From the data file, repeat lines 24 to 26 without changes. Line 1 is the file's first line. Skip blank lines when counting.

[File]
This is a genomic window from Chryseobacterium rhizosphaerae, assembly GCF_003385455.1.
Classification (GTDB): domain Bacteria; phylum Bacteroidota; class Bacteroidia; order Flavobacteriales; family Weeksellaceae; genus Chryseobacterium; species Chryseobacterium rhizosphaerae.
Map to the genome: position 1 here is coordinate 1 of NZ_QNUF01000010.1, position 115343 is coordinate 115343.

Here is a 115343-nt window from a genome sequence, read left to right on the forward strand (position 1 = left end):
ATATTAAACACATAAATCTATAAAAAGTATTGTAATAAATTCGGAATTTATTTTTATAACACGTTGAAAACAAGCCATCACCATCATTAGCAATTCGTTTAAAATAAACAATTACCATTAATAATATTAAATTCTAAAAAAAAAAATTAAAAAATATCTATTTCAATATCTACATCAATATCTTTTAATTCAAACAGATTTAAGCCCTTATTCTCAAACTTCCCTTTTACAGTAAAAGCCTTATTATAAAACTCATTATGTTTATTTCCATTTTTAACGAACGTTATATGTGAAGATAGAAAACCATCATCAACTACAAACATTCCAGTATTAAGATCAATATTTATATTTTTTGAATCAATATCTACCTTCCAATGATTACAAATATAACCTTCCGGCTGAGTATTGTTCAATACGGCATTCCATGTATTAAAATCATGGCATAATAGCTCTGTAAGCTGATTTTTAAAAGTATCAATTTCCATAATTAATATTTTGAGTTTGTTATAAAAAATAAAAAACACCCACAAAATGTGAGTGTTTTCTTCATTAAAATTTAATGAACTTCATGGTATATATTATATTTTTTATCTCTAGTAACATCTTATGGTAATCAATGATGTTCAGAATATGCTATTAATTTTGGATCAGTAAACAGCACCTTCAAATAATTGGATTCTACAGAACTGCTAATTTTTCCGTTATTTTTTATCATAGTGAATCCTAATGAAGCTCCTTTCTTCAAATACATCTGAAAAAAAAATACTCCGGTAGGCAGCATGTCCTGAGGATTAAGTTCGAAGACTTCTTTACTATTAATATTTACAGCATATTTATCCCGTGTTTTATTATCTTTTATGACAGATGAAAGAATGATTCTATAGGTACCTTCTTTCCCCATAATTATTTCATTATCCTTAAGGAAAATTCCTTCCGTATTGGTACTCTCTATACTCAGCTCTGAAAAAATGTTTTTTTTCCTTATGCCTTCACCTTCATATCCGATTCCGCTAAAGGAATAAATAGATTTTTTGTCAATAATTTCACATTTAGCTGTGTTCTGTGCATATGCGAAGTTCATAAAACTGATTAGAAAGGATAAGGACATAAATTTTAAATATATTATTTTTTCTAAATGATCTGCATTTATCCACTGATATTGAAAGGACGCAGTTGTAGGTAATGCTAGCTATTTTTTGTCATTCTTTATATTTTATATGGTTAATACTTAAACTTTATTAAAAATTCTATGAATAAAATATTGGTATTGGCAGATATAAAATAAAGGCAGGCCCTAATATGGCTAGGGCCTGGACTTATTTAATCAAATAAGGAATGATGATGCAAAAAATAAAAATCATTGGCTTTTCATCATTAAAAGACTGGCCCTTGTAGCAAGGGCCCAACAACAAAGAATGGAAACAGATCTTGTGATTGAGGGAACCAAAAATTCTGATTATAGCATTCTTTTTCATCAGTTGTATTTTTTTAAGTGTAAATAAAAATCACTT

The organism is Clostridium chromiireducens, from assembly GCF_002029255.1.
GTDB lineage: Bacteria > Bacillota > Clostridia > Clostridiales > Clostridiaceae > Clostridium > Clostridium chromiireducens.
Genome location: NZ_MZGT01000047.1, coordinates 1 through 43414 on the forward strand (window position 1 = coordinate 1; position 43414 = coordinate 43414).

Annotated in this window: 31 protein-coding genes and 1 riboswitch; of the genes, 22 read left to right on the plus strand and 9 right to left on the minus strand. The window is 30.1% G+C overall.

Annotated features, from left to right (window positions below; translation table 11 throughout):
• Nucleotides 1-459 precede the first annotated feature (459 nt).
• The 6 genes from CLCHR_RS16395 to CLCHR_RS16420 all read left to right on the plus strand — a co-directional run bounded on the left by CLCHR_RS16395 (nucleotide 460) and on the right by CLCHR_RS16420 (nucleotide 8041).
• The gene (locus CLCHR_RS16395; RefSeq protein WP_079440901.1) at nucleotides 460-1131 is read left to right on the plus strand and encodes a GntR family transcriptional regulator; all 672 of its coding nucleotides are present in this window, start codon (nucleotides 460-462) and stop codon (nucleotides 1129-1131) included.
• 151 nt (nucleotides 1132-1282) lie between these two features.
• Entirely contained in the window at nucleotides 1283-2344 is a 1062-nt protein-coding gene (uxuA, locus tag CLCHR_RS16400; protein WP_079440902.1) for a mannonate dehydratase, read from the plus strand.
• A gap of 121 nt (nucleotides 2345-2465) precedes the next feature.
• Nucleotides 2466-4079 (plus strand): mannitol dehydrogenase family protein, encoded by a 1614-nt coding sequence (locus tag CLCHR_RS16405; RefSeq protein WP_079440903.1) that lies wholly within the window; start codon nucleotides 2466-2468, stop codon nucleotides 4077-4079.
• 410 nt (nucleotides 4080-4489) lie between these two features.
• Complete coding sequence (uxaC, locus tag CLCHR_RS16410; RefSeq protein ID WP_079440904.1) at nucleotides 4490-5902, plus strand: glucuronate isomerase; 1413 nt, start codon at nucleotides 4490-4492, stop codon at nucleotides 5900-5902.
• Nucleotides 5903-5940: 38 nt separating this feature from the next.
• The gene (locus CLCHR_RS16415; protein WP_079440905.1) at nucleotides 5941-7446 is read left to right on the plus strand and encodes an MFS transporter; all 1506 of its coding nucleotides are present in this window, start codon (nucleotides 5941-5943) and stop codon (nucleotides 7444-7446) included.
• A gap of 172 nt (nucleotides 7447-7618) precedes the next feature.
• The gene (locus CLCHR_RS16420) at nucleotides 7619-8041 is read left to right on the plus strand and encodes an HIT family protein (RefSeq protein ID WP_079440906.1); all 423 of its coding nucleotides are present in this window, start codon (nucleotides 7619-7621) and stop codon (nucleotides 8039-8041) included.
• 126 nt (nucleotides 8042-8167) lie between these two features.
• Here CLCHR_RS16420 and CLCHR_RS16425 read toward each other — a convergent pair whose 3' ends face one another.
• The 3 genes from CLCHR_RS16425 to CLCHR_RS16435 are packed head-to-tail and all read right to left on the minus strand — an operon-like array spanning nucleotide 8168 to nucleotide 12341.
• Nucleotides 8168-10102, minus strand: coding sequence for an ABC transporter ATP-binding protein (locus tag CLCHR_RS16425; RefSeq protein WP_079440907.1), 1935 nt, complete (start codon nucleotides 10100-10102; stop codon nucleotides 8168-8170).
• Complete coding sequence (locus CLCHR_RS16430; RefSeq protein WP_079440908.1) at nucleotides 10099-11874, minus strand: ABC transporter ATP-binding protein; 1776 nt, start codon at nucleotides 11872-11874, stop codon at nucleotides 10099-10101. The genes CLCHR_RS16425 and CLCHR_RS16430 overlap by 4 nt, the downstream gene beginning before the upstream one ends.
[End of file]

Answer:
• 126 nt (nucleotides 8042-8167) lie between these two features.
• Here CLCHR_RS16420 and CLCHR_RS16425 read toward each other — a convergent pair whose 3' ends face one another.
• The 3 genes from CLCHR_RS16425 to CLCHR_RS16435 are packed head-to-tail and all read right to left on the minus strand — an operon-like array spanning nucleotide 8168 to nucleotide 12341.